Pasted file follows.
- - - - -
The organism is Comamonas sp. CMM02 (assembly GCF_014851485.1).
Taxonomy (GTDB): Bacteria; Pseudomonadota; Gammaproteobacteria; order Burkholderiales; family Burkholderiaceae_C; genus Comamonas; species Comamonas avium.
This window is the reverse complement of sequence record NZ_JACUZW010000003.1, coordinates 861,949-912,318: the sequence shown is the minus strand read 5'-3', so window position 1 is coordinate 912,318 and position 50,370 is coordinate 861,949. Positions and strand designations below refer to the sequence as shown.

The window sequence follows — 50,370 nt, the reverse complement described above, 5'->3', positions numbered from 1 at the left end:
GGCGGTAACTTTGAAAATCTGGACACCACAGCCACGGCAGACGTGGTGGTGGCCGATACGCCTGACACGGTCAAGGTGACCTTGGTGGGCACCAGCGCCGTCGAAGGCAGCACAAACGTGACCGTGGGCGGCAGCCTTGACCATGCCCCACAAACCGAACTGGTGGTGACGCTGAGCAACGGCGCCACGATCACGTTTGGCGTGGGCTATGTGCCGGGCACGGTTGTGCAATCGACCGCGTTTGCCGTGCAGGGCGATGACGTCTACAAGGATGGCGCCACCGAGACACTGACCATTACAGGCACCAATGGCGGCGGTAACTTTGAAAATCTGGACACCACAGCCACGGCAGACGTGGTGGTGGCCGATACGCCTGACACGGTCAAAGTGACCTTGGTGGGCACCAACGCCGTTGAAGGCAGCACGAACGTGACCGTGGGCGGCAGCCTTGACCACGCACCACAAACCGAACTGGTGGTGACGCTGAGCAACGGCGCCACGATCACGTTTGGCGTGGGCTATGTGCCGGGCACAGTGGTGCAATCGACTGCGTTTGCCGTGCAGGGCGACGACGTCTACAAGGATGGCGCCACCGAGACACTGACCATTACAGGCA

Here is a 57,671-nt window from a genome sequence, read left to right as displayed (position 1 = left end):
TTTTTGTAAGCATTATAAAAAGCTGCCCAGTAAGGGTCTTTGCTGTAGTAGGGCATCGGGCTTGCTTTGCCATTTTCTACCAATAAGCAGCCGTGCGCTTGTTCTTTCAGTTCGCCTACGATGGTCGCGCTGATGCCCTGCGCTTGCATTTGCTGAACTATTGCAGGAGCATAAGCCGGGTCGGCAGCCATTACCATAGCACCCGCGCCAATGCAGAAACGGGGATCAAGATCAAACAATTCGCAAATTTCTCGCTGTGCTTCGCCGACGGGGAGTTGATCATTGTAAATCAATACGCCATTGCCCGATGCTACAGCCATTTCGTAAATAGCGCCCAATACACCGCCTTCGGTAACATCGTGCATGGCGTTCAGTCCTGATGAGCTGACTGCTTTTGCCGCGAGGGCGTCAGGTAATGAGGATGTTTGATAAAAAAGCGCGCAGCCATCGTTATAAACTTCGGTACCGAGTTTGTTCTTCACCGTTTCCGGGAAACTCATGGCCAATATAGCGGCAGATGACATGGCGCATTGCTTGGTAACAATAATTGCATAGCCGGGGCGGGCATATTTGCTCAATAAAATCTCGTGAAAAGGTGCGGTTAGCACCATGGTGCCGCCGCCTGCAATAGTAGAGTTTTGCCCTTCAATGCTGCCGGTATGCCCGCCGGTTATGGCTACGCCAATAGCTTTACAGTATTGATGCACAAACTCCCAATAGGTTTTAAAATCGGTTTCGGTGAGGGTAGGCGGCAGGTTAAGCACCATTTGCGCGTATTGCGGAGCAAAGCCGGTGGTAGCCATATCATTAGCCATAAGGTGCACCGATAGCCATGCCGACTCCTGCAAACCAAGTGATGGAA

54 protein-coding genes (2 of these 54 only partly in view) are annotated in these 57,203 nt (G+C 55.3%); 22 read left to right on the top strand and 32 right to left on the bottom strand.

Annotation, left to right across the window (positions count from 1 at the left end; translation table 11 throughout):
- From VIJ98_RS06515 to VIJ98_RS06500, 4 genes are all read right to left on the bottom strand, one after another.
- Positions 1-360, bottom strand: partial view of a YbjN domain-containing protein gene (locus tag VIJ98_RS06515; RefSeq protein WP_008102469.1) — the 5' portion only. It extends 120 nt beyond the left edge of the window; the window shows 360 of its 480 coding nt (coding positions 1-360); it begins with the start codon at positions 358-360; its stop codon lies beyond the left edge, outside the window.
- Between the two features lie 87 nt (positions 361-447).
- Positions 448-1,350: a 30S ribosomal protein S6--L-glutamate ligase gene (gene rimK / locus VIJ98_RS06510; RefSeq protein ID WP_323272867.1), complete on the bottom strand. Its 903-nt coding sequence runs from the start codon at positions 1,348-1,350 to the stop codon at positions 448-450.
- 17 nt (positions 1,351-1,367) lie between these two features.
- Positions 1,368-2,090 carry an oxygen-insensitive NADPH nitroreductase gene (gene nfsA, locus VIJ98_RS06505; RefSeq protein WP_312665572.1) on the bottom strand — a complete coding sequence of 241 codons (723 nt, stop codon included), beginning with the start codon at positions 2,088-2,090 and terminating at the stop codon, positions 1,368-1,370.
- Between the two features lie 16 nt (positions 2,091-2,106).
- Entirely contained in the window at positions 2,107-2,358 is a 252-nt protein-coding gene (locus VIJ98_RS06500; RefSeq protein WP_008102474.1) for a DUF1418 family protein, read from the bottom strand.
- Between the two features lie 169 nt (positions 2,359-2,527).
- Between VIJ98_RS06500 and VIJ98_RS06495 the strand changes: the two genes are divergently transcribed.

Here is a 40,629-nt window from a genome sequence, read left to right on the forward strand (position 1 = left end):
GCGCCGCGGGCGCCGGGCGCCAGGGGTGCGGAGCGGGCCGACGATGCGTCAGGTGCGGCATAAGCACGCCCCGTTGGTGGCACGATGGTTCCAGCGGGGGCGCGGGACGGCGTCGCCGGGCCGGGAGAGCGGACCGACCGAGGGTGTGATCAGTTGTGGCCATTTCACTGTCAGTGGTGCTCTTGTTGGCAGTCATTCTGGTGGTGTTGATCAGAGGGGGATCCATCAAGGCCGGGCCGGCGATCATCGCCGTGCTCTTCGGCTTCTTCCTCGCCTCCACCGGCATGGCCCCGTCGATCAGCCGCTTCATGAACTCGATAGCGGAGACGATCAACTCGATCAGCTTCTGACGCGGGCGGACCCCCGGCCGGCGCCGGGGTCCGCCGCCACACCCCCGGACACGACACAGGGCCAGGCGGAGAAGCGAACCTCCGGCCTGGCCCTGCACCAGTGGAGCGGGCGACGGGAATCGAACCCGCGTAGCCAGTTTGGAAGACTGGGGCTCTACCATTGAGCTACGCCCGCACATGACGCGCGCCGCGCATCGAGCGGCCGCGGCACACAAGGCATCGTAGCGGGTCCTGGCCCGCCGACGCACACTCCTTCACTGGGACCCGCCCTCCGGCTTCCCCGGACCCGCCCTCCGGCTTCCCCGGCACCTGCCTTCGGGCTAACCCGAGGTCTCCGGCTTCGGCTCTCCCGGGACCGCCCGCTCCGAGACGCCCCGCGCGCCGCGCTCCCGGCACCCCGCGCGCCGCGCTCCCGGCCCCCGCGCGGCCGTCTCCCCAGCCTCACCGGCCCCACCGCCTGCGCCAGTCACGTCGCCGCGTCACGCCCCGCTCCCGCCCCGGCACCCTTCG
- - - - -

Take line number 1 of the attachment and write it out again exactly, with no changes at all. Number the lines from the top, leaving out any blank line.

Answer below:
The organism is Comamonas sp. CMM02 (assembly GCF_014851485.1).